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So, to finish on a high, I’ll leave you with the Funghi Crostini, also knowns as my second favourite dish of the night. The dark, meaty mushrooms glistened with butter, perfumed by fresh parsley. It was begging to be demolished, which is exactly what happened.

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If you want good, Italian food that you can afford on pay day, but not by the end of the month, Cicchetti is for you. It’s not as cool as Polpetto, or as pretentious as Bocca di Lupo, but it does serve lovely Italian food with a bright, friendly smile.

Cicchetti Covent Garden, 30 Wellington St London WC2E 7BD

Food 4/5 – Price 4/5 – Staff 5/5 – Atmosphere 4/5

San Carlo Cicchetti on Urbanspoon

The Spaniards Inn, Hampstead

Keats, Byron, Dickens, Stoker, me. No, I’m not trying to compare myself to these great writers and poets. As if. Instead, I’m including myself in the ever-increasing list of punters that have visited The Spaniards Inn.

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Built in 1585, this pub of literary dreams is filled with ladies, gentlemen and children from London and further afield. We went on a sunny Sunday, so rather than sit in the dark, cosy dining room, we found a spot in the huge, beautiful garden.

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Garden diners have to order at the bar, so after a brief look at the menu, we went for a Scotch Egg with Picalilli (£5) and Cornish Sardine Fillet (£7.50) to start, followed by good old Fish & Chips, or Sustainably Caught Cod in Cider & Tarragon Batter as they call it (£14).

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The sardine stole the starter show. Sitting on toasted sour dough, it had a lovely smokey flavour that was brightened by sweet and juicy confit heritage tomatoes. The Scotch Egg was fine, but I found the meat casing a tad mushy and couldn’t help but compare it to the pulled pork and chorizo wonder I’d devoured in Brixton Village the day before.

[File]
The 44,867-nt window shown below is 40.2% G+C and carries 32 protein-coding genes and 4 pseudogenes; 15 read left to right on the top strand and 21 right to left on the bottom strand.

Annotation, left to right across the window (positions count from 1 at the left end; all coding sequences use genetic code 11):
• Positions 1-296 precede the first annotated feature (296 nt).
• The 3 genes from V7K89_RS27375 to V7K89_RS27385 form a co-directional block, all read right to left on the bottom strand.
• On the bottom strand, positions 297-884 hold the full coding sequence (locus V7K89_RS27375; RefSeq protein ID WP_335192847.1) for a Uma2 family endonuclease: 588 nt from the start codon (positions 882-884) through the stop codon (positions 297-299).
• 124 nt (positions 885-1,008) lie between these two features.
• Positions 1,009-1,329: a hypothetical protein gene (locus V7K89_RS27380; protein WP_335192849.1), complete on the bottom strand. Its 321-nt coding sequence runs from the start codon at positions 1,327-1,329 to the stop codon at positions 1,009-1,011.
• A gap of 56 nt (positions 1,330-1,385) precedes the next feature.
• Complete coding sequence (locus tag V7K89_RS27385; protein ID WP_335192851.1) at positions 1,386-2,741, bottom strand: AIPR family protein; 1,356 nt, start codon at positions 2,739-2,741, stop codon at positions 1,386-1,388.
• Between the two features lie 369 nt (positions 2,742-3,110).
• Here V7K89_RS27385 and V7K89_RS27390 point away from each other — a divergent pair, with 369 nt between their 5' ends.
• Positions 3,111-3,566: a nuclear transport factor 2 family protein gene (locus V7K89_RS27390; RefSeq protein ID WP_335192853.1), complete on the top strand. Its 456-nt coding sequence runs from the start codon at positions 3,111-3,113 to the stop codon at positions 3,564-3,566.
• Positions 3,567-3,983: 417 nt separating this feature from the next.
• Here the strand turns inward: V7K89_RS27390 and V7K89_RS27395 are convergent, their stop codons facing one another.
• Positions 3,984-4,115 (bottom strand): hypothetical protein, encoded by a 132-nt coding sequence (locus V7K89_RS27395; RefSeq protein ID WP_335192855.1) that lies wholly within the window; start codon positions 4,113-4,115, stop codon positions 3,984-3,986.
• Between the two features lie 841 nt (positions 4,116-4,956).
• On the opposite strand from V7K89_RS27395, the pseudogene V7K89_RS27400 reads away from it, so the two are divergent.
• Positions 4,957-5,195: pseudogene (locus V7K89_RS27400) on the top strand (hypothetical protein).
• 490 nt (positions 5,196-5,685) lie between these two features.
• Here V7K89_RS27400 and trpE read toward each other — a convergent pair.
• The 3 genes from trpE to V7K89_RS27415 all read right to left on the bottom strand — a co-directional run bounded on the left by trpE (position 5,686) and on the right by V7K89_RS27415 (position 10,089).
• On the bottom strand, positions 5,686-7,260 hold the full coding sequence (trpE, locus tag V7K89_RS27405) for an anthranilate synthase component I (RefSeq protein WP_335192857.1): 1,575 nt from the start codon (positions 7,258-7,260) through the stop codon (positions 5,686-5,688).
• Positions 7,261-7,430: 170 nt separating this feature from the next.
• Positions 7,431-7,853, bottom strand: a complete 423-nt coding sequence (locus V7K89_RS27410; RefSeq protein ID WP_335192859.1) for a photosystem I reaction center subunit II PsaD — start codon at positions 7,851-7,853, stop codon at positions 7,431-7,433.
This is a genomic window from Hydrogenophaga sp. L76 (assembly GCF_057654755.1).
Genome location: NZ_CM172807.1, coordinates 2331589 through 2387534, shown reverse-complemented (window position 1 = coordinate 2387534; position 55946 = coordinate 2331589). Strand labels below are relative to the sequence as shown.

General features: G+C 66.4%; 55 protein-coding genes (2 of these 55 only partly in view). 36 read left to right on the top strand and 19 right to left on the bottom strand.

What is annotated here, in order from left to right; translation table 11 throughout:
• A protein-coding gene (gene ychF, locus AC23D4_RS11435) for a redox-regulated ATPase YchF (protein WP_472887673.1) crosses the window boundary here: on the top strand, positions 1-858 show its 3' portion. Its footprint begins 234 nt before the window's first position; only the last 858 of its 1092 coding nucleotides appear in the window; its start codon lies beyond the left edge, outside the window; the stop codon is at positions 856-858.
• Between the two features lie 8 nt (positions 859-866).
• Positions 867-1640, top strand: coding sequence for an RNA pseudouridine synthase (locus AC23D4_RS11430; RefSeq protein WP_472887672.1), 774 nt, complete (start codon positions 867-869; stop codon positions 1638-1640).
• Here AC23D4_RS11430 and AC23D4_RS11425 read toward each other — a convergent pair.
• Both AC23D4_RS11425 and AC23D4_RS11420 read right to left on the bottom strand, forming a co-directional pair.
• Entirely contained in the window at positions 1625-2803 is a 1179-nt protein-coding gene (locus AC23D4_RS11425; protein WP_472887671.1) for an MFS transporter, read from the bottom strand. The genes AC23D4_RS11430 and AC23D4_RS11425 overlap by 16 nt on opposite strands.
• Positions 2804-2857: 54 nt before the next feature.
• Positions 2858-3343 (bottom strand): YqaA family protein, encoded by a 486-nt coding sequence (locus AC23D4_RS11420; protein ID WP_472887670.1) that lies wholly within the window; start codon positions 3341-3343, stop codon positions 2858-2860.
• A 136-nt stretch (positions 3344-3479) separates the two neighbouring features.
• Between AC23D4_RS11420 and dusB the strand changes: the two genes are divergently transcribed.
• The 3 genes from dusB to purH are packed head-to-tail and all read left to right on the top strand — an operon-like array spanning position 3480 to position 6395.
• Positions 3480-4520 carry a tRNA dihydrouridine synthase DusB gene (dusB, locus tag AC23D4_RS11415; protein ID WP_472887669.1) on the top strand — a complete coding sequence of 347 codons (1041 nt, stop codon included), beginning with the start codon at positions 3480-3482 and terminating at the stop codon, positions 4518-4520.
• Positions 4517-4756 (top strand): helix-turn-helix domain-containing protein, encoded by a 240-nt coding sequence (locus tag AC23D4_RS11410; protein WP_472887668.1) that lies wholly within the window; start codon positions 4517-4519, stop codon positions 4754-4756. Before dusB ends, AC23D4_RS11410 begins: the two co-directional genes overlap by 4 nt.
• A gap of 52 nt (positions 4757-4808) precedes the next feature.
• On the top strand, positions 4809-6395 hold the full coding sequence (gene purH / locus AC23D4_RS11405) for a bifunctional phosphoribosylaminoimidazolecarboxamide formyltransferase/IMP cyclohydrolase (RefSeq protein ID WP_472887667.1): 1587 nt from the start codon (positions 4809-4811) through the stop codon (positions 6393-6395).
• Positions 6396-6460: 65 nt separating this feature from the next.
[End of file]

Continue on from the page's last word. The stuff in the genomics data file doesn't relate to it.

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The Fish & Chips were great. The batter was light, the double cooked chips crisp and the pea puree fresh as a daisy and laced with summery mint. No complaints there.

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We skipped dessert, deciding to wander round the Heath with an ice-cream. Had I relented, Orange Meringue with Raspberries & Strawberry Coulis would have been the obvious choice.

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I’ve already planned my next visit, so unsurprisingly, I’ll give The Spaniards Inn a LLE Rating of 8/10. Go with friends, family and out of towners who love great pub grub with a side of history.

The Spaniards Inn, Spaniards Road, Hampstead, London NW3 6JJ

Spaniards Inn on Urbanspoon

Rotorino, Dalston

I’ve always liked Stevie Parle’s face. He looks like one of the good guys; someone who enjoys life and isn’t afraid to show it. You’re probably wondering where I’m going with this – even I am a bit – but I truly believe people’s personalities are reflected in their work. So, how could sunny, optimistic looking Stevie do any wrong?

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Because of Stevie’s face, The Dock Kitchen has been on my restaurant bucket list for the past few years. It’s still on there today, but at least I can now say I’ve eaten at his new, slightly cheaper restaurant Rotorino, which opened a couple of months ago on Kingsland Road.

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A diamond in the ‘no longer rough’ Dalston, Rotorino is made up of a large rectangular dining room that’s blue, brown and white all over, filled with wooden tables, black plastic chairs, a row of booths down one side and bright, loud patterns.